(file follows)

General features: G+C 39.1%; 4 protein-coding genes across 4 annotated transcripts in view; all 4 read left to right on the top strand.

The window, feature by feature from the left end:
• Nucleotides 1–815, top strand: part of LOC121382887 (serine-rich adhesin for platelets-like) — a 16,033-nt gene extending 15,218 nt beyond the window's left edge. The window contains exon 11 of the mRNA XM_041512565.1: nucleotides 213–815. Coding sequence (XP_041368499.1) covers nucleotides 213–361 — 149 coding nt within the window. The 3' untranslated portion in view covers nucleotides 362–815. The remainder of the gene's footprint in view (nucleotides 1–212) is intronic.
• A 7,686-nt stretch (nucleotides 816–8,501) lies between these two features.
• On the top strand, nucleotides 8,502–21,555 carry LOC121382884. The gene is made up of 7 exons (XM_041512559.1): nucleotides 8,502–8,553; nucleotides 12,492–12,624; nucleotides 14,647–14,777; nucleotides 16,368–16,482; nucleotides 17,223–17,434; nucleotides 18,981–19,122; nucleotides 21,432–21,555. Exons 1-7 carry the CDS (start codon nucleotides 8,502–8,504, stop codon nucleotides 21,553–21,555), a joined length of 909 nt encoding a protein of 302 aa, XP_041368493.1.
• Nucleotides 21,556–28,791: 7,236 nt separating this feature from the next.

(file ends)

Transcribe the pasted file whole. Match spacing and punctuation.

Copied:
General features: G+C 39.1%; 4 protein-coding genes across 4 annotated transcripts in view; all 4 read left to right on the top strand.

The window, feature by feature from the left end:
• Nucleotides 1–815, top strand: part of LOC121382887 (serine-rich adhesin for platelets-like) — a 16,033-nt gene extending 15,218 nt beyond the window's left edge. The window contains exon 11 of the mRNA XM_041512565.1: nucleotides 213–815. Coding sequence (XP_041368499.1) covers nucleotides 213–361 — 149 coding nt within the window. The 3' untranslated portion in view covers nucleotides 362–815. The remainder of the gene's footprint in view (nucleotides 1–212) is intronic.
• A 7,686-nt stretch (nucleotides 816–8,501) lies between these two features.
• On the top strand, nucleotides 8,502–21,555 carry LOC121382884. The gene is made up of 7 exons (XM_041512559.1): nucleotides 8,502–8,553; nucleotides 12,492–12,624; nucleotides 14,647–14,777; nucleotides 16,368–16,482; nucleotides 17,223–17,434; nucleotides 18,981–19,122; nucleotides 21,432–21,555. Exons 1-7 carry the CDS (start codon nucleotides 8,502–8,504, stop codon nucleotides 21,553–21,555), a joined length of 909 nt encoding a protein of 302 aa, XP_041368493.1.
• Nucleotides 21,556–28,791: 7,236 nt separating this feature from the next.